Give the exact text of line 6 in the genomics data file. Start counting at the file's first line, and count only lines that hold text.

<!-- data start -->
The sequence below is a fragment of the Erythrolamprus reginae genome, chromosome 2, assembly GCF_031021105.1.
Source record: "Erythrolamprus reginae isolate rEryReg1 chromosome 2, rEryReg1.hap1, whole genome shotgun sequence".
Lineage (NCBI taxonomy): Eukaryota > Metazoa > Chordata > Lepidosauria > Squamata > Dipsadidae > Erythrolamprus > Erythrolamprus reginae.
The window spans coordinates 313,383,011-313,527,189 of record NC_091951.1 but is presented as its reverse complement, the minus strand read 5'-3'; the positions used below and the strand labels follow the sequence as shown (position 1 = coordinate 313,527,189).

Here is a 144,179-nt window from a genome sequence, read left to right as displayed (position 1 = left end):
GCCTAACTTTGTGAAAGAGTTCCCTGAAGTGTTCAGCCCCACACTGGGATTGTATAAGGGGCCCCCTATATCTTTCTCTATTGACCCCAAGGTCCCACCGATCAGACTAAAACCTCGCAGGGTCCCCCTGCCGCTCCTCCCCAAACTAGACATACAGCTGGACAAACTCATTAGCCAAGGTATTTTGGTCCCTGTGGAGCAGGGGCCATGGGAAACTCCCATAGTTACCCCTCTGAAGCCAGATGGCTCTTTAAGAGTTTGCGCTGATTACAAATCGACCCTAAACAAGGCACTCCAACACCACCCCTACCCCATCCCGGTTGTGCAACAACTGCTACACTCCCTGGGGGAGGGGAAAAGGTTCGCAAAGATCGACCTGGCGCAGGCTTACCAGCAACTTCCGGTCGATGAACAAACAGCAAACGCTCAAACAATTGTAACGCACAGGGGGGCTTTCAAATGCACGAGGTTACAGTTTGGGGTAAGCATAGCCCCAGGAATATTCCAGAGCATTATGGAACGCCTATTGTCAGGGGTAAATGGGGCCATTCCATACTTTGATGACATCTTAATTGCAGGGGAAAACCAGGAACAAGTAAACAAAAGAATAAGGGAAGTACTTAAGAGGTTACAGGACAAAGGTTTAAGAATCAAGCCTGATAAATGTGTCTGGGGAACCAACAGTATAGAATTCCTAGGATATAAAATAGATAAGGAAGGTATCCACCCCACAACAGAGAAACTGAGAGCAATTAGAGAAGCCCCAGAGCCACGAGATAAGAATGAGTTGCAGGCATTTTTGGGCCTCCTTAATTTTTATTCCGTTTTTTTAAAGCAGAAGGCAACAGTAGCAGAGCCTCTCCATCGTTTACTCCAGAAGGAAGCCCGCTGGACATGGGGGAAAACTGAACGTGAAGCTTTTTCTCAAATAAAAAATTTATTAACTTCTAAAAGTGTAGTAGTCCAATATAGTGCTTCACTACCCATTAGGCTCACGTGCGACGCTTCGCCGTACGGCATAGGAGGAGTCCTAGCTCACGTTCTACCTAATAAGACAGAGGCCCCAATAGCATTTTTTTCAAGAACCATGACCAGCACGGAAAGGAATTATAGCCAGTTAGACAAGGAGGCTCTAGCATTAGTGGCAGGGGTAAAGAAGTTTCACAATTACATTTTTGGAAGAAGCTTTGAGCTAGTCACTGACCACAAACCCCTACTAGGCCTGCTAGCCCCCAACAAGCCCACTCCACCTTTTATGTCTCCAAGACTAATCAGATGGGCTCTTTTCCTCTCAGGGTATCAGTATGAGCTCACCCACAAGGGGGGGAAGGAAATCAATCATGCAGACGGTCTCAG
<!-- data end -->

GCCTAACTTTGTGAAAGAGTTCCCTGAAGTGTTCAGCCCCACACTGGGATTGTATAAGGGGCCCCCTATATCTTTCTCTATTGACCCCAAGGTCCCACCGATCAGACTAAAACCTCGCAGGGTCCCCCTGCCGCTCCTCCCCAAACTAGACATACAGCTGGACAAACTCATTAGCCAAGGTATTTTGGTCCCTGTGGAGCAGGGGCCATGGGAAACTCCCATAGTTACCCCTCTGAAGCCAGATGGCTCTTTAAGAGTTTGCGCTGATTACAAATCGACCCTAAACAAGGCACTCCAACACCACCCCTACCCCATCCCGGTTGTGCAACAACTGCTACACTCCCTGGGGGAGGGGAAAAGGTTCGCAAAGATCGACCTGGCGCAGGCTTACCAGCAACTTCCGGTCGATGAACAAACAGCAAACGCTCAAACAATTGTAACGCACAGGGGGGCTTTCAAATGCACGAGGTTACAGTTTGGGGTAAGCATAGCCCCAGGAATATTCCAGAGCATTATGGAACGCCTATTGTCAGGGGTAAATGGGGCCATTCCATACTTTGATGACATCTTAATTGCAGGGGAAAACCAGGAACAAGTAAACAAAAGAATAAGGGAAGTACTTAAGAGGTTACAGGACAAAGGTTTAAGAATCAAGCCTGATAAATGTGTCTGGGGAACCAACAGTATAGAATTCCTAGGATATAAAATAGATAAGGAAGGTATCCACCCCACAACAGAGAAACTGAGAGCAATTAGAGAAGCCCCAGAGCCACGAGATAAGAATGAGTTGCAGGCATTTTTGGGCCTCCTTAATTTTTATTCCGTTTTTTTAAAGCAGAAGGCAACAGTAGCAGAGCCTCTCCATCGTTTACTCCAGAAGGAAGCCCGCTGGACATGGGGGAAAACTGAACGTGAAGCTTTTTCTCAAATAAAAAATTTATTAACTTCTAAAAGTGTAGTAGTCCAATATAGTGCTTCACTACCCATTAGGCTCACGTGCGACGCTTCGCCGTACGGCATAGGAGGAGTCCTAGCTCACGTTCTACCTAATAAGACAGAGGCCCCAATAGCATTTTTTTCAAGAACCATGACCAGCACGGAAAGGAATTATAGCCAGTTAGACAAGGAGGCTCTAGCATTAGTGGCAGGGGTAAAGAAGTTTCACAATTACATTTTTGGAAGAAGCTTTGAGCTAGTCACTGACCACAAACCCCTACTAGGCCTGCTAGCCCCCAACAAGCCCACTCCACCTTTTATGTCTCCAAGACTAATCAGATGGGCTCTTTTCCTCTCAGGGTATCAGTATGAGCTCACCCACAAGGGGGGGAAGGAAATCAATCATGCAGACGGTCTCAG